19 Popular New Year’s Resolutions Experts Say to Never Ever Make
Don’t want to be a February Failure this year? Here’s how to make resolutions that will make you a happier, healthier, and more productive person—for this year and beyond.
“I’m going to lose weight this year!”
Losing weight is one of the most common resolutions people make and it’s also one that’s most likely to fail. “When you make such a general goal, you’re doomed before you start,” says Stephanie Lincoln, a licensed mental health counselor, specializing in eating psychology, and a certified personal trainer.
Smarter resolution: “I’m going to log my food every day, aiming to cut enough calories to lose two pounds a week until I reach my goal of XXX pounds.” Or, skip the emphasis on the scale and say, “I’m going to go from 35 percent body fat to 20 percent body fat.” These are the 12 resolutions health professionals hate the most.
“I’m getting that big promotion!”
Resolutions that aren’t entirely under your control—i.e. your boss has as much of a say in this happening as you do—can be tricky to achieve, says Steve Saah, executive director for Robert Half Finance & Accounting. Instead, consult with your boss about what you need to do then make a list of action items you personally can accomplish this year, rank them in order of priority, and identify specific steps needed to reach them, he says. Breaking it down like this will make it more achievable.
Smarter resolution: “I will complete X items on my list by my mid-year review.” Don’t miss these 27 inspiring New Year’s resolutions you’ll want to keep.
“This is the year I get healthy!”
What does that even mean? This common refrain is so vague that it’s practically meaningless, Lincoln says. To be successful, you need to hone in one or two aspects of your health you really want to change and make resolutions specifically for those. “A good resolution is S.M.A.R.T.—Specific, Measurable, Attainable, Relevant, and Time-constrained,” she explains.
Smarter resolution: “I’m going to cut out all sweetened beverages for 90 days.” or “I’m going to exercise for 30 minutes five days a week.” Check out the 12 resolutions that help you live longer.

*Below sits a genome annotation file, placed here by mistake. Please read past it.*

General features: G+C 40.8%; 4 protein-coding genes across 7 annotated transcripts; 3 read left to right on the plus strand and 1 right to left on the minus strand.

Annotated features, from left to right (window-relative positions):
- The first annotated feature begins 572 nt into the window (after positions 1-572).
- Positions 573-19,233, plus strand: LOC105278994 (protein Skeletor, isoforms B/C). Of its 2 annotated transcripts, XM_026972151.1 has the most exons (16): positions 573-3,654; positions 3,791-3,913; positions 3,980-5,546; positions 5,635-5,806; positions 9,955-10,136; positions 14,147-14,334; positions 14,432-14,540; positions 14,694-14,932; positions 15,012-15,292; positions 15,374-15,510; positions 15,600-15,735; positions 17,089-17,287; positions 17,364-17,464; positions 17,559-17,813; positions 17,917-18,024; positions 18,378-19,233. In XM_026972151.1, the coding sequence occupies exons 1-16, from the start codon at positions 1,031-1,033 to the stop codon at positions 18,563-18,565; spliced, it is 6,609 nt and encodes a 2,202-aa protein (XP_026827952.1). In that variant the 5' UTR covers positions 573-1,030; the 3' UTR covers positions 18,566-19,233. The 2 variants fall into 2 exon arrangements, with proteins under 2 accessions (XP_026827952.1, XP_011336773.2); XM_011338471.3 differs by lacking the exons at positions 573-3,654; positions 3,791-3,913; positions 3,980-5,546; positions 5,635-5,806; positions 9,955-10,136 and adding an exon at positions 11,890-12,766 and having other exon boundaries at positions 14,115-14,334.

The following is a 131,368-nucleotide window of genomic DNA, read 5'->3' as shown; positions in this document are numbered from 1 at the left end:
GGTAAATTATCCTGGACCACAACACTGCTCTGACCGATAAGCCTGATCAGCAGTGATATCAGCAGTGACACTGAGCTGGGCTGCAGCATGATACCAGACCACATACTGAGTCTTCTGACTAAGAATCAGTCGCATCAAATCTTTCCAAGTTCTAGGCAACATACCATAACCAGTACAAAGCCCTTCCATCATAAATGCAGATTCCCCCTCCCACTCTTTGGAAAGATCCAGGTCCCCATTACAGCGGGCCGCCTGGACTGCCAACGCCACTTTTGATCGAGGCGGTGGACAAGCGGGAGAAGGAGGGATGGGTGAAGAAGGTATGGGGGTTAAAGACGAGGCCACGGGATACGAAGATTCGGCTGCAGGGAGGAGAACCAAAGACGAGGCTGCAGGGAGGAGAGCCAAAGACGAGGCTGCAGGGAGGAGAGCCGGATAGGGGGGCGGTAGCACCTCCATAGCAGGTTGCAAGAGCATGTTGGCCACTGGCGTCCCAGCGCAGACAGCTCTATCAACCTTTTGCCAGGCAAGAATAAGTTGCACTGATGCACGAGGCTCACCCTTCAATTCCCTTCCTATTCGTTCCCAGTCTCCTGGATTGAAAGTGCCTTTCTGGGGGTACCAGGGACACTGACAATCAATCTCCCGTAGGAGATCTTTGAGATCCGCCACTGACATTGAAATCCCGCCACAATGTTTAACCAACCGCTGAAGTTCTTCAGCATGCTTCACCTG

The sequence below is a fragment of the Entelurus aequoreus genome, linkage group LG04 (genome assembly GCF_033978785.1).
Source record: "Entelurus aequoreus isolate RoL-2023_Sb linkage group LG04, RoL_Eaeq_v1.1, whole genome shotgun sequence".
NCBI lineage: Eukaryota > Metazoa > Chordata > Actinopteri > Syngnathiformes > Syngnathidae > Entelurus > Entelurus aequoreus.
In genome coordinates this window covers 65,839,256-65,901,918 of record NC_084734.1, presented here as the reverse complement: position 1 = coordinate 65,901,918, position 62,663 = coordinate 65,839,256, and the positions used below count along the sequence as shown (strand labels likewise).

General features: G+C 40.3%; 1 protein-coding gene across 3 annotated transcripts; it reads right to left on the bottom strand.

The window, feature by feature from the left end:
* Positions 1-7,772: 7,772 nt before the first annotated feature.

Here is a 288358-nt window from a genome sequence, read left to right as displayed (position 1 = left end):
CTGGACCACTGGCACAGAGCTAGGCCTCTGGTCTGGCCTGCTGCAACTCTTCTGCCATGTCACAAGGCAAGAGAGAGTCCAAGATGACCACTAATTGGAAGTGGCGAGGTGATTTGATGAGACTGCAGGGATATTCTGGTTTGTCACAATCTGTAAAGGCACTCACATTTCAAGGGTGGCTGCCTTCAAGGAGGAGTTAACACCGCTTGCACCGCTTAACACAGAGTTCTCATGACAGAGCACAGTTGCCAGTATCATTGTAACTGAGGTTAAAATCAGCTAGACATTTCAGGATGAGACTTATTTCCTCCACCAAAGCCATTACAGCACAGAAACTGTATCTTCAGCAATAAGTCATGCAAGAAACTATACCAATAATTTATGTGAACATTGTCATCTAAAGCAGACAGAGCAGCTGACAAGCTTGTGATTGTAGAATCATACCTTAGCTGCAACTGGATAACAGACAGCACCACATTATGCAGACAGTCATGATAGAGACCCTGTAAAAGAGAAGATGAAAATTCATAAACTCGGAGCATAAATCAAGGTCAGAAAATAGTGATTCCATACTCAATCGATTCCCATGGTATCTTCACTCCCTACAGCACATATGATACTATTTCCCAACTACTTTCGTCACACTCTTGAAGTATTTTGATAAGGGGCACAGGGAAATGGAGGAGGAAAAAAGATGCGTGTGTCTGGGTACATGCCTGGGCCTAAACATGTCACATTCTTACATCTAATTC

“No more procrastinating, I’m writing my book this year!”
Do you have a repeat resolution that always shows up on your New Year’s list but never gets accomplished? Whether it’s starting a business, writing a book, making a job change, or another big goal in your life, if you’ve been procrastinating doing it, simply resolving to make it happen won’t work, says Ana Jovanovic, a psychologist and life coach with Parenting Pod. “There’s a reason for why you are delaying and that reason must be dealt with if you want to make a change,” she explains. “Maybe the activity is making you feel anxious. Maybe it’s confronting you with a fear of failure. Maybe it’s boring you, or maybe you are nervous about the consequences.”
Smarter resolution: “I’m going to look at why I have made this resolution every year and resolve any underlying issues.”
“I’m going to follow this popular diet and lose 30 pounds in 30 days!”
While this resolution is definitely more specific, diet fads that promise extreme weight loss are an extremely bad idea, Lincoln says. “Even if you do manage to stick to such a plan and lose weight, it’s unlikely you’ll keep it off as that 30-day lifestyle is not sustainable,” she says. “In addition, the methods used just are not safe for your health in the long run.” It’s important to set reasonable weight loss goals, based on research and your particular lifestyle needs, she says.